Located in an unassuming warehouse outside of downtown Ridgely, Combined Technology Solutions (CTS) is a little company with the potential to make a big impact on the way we think about engine efficiency standards in America.
Formed in 2008 by Joe Anderson in order to compete in an international contest funded by the XPrize Foundation called the “100 MPG Challenge”, CTS made its mark early with a 2003 Cadillac CTS that they modified to achieve 72 miles per gallon.
This put CTS in the top 20 finishers for the contest – an impressive feat, considering how prior to Anderson and his team’s tinkering, this factory stock Cadillac CTS (C-class Touring Sedan, yes this redundancy is a coincidence) got about 14 miles to the gallon.
So what made the CTS team’s 2003 Cadillac CTS outperform eco-friendly paragons like the Toyota Prius and the Honda Insight?
It all comes down to one little piece of technology, the company’s centerpiece item, the Dynamic Spark Ignition System (DSI). What is it? The short answer is that it is a different type of energy sent to the spark plug, but unlike a conventional ignition system, the CTS ignition does not send out a simple electrical spark, but rather an arc of plasma which has a much longer duration, combusting the compressed gas within the cylinder with greater efficiency.
Using lean and ultra lean fuel mixtures, air-fuel ratios are changed from the normal 14.7:1 to over 40:1. The additional air boosted through the supercharger increases engine efficiency, reduces combustion and exhaust temperatures and lowers coolant temperatures while providing smooth power.
The result of this process is a much cleaner, leaner burning engine that can also burn just about any type of fuel, including gasoline, methanol, ethanol, natural gas, nitro methane, propane and diesel.
With this achievement under their belt, the question becomes, why hasn’t CTS been able to get their DSI ignition technology to a wider market? After all, by choosing a Cadillac as the DSI’s prototype vehicle–a brand typically equated with the golden age of American motors, when we were not the least concerned with fuel economy–have Anderson and team not found the ideal blend between nostalgia and forward thinking, eco-friendly technology?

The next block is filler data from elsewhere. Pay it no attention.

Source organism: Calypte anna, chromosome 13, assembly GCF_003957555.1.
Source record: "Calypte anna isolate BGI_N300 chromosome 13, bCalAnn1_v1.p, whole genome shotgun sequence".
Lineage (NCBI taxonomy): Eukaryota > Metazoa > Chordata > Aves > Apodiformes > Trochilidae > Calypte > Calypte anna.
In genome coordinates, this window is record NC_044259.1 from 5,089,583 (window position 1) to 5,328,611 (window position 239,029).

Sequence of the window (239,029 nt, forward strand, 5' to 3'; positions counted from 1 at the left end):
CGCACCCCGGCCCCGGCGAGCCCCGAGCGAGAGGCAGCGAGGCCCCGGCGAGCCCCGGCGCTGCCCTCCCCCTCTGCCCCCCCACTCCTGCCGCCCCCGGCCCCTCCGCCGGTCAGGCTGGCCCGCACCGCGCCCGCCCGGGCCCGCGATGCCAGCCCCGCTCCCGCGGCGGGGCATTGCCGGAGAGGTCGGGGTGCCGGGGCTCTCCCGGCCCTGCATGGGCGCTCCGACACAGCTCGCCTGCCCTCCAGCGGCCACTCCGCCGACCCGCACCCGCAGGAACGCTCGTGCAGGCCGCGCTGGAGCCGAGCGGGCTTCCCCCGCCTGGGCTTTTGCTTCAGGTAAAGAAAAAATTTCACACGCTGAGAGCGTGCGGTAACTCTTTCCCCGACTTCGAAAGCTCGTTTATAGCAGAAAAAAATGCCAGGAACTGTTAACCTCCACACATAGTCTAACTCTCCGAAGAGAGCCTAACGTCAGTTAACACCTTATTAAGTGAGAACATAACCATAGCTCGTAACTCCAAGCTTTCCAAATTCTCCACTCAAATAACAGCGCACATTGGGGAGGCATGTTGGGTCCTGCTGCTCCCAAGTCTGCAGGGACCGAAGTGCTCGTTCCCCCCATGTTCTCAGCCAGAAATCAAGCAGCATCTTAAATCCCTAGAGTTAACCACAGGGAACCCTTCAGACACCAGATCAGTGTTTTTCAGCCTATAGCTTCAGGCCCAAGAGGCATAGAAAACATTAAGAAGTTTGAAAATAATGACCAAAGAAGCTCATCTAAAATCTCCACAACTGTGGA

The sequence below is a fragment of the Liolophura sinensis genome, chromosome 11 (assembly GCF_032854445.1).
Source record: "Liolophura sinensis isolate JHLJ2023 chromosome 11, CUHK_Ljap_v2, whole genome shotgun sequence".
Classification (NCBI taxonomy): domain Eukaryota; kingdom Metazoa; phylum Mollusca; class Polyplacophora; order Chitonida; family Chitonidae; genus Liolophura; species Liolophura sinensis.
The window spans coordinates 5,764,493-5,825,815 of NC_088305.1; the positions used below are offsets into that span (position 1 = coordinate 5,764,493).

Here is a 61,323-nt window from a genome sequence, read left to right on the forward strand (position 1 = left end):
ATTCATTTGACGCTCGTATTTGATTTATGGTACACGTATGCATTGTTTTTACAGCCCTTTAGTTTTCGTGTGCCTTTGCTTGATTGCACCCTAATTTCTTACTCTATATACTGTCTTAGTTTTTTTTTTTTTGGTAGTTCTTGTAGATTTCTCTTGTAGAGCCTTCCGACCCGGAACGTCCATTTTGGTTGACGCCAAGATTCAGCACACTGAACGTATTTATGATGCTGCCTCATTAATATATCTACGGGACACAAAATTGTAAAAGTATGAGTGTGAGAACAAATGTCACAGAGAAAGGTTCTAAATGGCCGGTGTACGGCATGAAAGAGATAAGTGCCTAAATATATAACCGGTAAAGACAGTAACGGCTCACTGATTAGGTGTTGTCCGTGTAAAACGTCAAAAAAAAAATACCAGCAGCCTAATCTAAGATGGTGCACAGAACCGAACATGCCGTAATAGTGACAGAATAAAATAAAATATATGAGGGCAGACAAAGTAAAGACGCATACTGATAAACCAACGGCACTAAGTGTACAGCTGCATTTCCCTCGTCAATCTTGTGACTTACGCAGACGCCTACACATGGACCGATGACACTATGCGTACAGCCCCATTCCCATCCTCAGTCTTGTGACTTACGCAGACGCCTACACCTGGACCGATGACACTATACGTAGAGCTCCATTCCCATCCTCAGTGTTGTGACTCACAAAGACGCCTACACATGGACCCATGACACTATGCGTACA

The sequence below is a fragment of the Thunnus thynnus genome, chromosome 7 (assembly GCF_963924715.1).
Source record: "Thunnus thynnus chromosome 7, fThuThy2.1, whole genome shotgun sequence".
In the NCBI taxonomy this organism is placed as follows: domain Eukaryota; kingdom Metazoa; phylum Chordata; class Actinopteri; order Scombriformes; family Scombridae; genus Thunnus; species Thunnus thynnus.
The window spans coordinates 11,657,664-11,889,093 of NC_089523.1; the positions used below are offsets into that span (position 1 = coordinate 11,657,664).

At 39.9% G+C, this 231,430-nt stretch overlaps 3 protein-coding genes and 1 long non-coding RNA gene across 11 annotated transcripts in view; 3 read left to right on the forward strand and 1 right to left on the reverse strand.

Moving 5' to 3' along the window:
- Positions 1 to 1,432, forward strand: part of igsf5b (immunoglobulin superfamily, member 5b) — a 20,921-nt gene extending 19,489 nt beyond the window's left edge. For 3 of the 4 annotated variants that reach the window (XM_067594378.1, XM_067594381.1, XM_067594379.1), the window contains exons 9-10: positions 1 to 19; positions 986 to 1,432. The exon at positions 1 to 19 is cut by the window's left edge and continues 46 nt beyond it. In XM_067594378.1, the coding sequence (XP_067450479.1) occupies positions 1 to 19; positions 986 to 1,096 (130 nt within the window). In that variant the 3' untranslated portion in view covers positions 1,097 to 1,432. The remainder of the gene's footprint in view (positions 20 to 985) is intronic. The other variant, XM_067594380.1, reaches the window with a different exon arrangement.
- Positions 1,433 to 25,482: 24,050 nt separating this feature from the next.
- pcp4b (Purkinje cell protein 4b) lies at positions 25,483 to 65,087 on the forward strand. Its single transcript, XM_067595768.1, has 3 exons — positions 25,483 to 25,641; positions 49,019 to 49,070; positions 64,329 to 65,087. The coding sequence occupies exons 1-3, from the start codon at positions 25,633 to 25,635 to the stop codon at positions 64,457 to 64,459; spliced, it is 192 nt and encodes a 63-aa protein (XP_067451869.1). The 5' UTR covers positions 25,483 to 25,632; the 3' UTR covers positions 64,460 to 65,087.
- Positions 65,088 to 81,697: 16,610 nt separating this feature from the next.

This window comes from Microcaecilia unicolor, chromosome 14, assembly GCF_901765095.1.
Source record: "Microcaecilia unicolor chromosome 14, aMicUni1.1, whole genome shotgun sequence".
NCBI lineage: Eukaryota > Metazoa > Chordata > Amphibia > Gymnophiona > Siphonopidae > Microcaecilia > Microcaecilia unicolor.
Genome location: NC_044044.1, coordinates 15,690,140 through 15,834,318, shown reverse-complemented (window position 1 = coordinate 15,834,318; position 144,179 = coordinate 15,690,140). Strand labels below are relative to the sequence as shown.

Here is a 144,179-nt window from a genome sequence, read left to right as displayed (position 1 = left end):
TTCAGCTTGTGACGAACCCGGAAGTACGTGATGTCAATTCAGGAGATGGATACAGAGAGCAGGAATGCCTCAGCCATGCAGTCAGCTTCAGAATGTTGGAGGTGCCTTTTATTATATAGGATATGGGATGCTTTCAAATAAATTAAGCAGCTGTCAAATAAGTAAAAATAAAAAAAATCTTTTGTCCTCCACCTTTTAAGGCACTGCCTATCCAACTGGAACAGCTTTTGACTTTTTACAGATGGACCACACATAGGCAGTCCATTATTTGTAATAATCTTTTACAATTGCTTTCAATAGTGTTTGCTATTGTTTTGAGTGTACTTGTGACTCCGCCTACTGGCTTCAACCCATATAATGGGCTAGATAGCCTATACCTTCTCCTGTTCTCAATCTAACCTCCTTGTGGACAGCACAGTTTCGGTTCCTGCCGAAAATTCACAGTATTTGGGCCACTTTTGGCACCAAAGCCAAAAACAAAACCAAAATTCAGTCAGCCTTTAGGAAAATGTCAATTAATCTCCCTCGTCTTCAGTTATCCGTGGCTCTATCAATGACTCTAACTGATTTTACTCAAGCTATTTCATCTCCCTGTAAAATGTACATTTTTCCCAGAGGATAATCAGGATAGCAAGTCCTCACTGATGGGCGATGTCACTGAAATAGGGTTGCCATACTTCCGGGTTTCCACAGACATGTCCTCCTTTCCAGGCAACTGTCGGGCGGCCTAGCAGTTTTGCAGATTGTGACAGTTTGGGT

Well, sure, but it comes with a catch. And it’s called good patenting, and not the kind that involves putting a little “c” on a napkin that you affix to your invention with a piece of chewing gum.
“One of the reasons we chose to go with a Cadillac for this idea,” said Anderson, “is that it is a car that every American would want to buy. Also, with the rolling resistance and weight specifications, we were presented not only with a challenge to make a cleaner, leaner burning engine, but also significant hurdles to overcome regarding friction and vehicle mass. And the outcome, even with these challenges, was a 72 mpg car.”
“However,” added Anderson, “the growth of this has been stymied by even myself, and partially because we have to make a living trying to do this to start with.”
“To divulge the specifics of the technology, you need to have great patents in place, I have provisional patents in place, but not fully developed patents–those cost money. We have to make sure our patents are solid enough that our competitors can’t go around the patents and steal from us.”
Thus, one of the most unnerving aspects of working in the tech industry-especially if you work for yourself as Anderson does– is that while you may have a unique idea, there is always someone around the corner who has an idea that might be just similar enough to yours that a proprietary squabble could ensue. What’s worse? When you are the little guy, there is always the threat of being outmanned, outspent, out-litigated.
Good patents, however, can serve as a firewall against this type of hazard. But again, they can cost a pretty penny, generally between $15,000 and $50,000 for the kind Anderson would need.
There is also the cost of the supercharger and drive system that is required to add more air to the engine essential for lean burn operation.The engine control requires different type of computer programming also to coordinate the DSI system.
These costs, says Anderson, can be offset with the elimination of the 3 way catalytic converter and the use of a smaller engine. However, with these manufacturing complications in mind, a DSI modded vehicle still isn’t quite ready for the average consumer market, even though breaking into this market is a goal.
But if CTS had been dependent on the average auto consumer all this time, they wouldn’t be where they are today. The CTS staff are automobile racers and engine developers. Modeling their attitude on the “skunkworks” methodology first coined by Lockheed Martin’s Advanced Developments Program, CTS looks for opportunities to provide solutions for problems that their wide skill set and knowledge base apply, hence Combined Technology Solutions.
CTS has business relationships with unmanned aerial vehicle companies to test engines and certify them for their customers, usually the military.
“We have applied our DSI to reduce exhaust emissions on very large natural gas engines pumping natural gas all over the USA and Canada to EPA 2014 standards,” said Anderson “We prepare vehicles for a myriad of applications including, racing.”
CTS is also working on commercializing technologies invented at UMd-CP, funded by TEDCO. The USDA has awarded a cooperative research agreement with CTS to test bio fuels.
Hopefully, with the revenues gleaned from these enterprises, Anderson and his team will be able to scrape together the funds to apply the DSI for the average American motorist and commercial delivery fleets.
“Our best thing is to go to market with whatever we have, as fast as we can,” said Anderson. “The first rule of business is sell something. And we do that very well.”